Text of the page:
Qantas A380 Service
Qantas, the Australian airline carrier with the cool kangaroo logo, made history yesterday as the very first airline to operate A380 service in the United States. I won’t be looking for this puppy to land in my home town of Little Rock
any time soon ever. After talking with a Delta Air Lines pilot, it’s my understanding that few airport in the U.S. can actually accommodate the big, fat plane. Both because the aircraft need a sufficiently lenghty runway to land the behemoth and because the jet-bridges in the airport aren’t equipped to handle a plane of such a large size. I’m no rocket surgeon, but that seems to make sense. You can’t very well make 450 people take the stairs and walk across the runway.
Qantas is initiating regular service between Los Angeles/Melbourne and Los Angeles/Sydney on the A380. The A380 is configured with 450 seats in four cabins, including 14 in First Class, 72 in Business Class, 32 in Premium Economy and 332 in Economy Class.
The newest airplane on the block features:
- 14 single private suites in First Class featuring a 17″ LCD wide screen video monitor with a touch screen control unit, and a seat that swivels into a comfortable armchair and a fully flat, extra long and wide bed
- The “next generation of Qantas’ award-winning sleeper seat Skybed” in Business Class, which is longer and flatter and features “ergonomically enhanced cushioning,” as well as a larger in-arm entertainment screen, more storage space and more privacy
- A private lounge area in the upper deck Business Class cabin, complete with leather sofas, a self-service bar, large video monitor with laptop connectivity and a feature display cabinet (how cool is that?!)
- Premium Economy seats by Recaro, with adjustable, in-arm, digital wide screen entertainment monitors, and a self service bar just for the upper deck Premium Economy cabin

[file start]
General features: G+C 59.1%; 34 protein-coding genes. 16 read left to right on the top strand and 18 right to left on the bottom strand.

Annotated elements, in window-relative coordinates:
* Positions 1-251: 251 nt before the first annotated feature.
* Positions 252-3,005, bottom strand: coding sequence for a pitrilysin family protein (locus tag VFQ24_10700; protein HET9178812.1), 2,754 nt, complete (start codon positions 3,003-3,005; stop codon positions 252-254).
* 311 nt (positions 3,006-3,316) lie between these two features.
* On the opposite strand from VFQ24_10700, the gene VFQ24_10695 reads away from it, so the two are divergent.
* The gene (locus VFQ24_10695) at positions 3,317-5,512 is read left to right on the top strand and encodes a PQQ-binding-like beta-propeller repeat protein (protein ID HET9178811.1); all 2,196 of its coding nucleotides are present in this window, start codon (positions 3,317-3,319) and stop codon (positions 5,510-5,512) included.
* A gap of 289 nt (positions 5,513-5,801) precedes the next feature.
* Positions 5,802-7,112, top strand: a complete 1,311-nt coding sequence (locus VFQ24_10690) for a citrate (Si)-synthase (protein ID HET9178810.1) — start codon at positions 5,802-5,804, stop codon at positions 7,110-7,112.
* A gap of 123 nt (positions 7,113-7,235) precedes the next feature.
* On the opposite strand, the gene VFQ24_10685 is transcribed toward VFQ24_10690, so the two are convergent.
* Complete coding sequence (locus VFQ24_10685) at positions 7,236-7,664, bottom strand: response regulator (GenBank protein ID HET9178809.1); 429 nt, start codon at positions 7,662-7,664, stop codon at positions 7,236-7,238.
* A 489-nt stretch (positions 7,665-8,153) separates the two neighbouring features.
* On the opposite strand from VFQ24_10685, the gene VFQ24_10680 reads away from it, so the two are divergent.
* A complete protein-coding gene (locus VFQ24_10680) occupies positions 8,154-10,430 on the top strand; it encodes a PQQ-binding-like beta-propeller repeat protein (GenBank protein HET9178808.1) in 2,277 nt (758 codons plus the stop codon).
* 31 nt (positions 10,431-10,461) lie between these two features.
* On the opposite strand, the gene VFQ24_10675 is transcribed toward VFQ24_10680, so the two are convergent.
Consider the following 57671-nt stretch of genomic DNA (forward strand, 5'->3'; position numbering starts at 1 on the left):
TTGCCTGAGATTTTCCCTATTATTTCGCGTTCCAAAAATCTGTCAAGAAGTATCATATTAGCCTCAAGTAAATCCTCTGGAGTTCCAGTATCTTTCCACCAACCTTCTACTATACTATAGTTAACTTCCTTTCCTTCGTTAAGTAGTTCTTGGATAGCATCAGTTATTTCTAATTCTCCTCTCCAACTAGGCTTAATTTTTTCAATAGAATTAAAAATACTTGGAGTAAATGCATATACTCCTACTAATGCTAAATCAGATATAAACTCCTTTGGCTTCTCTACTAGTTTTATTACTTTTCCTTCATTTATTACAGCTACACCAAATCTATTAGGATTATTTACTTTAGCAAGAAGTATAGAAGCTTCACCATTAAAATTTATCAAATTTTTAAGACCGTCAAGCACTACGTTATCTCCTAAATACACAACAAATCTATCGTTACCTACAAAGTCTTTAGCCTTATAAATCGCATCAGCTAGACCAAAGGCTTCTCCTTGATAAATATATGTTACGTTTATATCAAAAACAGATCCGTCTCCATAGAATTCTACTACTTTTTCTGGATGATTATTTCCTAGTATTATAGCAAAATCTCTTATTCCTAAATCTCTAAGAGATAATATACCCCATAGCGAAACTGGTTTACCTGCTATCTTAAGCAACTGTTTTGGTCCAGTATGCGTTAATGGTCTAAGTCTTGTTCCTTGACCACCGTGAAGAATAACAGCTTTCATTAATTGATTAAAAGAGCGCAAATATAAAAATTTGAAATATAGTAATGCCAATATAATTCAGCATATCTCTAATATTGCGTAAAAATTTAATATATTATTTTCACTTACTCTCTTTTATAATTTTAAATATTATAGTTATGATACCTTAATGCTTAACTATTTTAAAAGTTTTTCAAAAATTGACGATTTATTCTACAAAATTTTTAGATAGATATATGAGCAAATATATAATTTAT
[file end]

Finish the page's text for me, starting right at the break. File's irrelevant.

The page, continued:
- Recaro seats in Economy Class that contain a fancy sliding base that moves with the seat back to “create a more comfortable, ergonomically tested position to aid sleep and eliminate pressure points and a foot net to stop sliding during sleep”
- Not one, not two, but four self-service bars in Economy Class
- THE state-of-the-art Panasonic inflight entertainment system with more than 100 on demand movies, 500 television selections, up to 1,000 audio CDs, 30 PC style games, and a selection of audio books, language tutorials, destination information, business education and radio channels.
Mr. Dixon (a Qantas big shot) said the airline will take delivery of three A380 aircraft by the end of the year, and have eight in service by the end of 2009. The airline has ordered a total of 20 of the aircraft, all of which should be in service by the end of 2013.
“By the end of 2009, when our eighth aircraft has been delivered, Qantas will offer daily A380 services to Los Angeles from Melbourne.”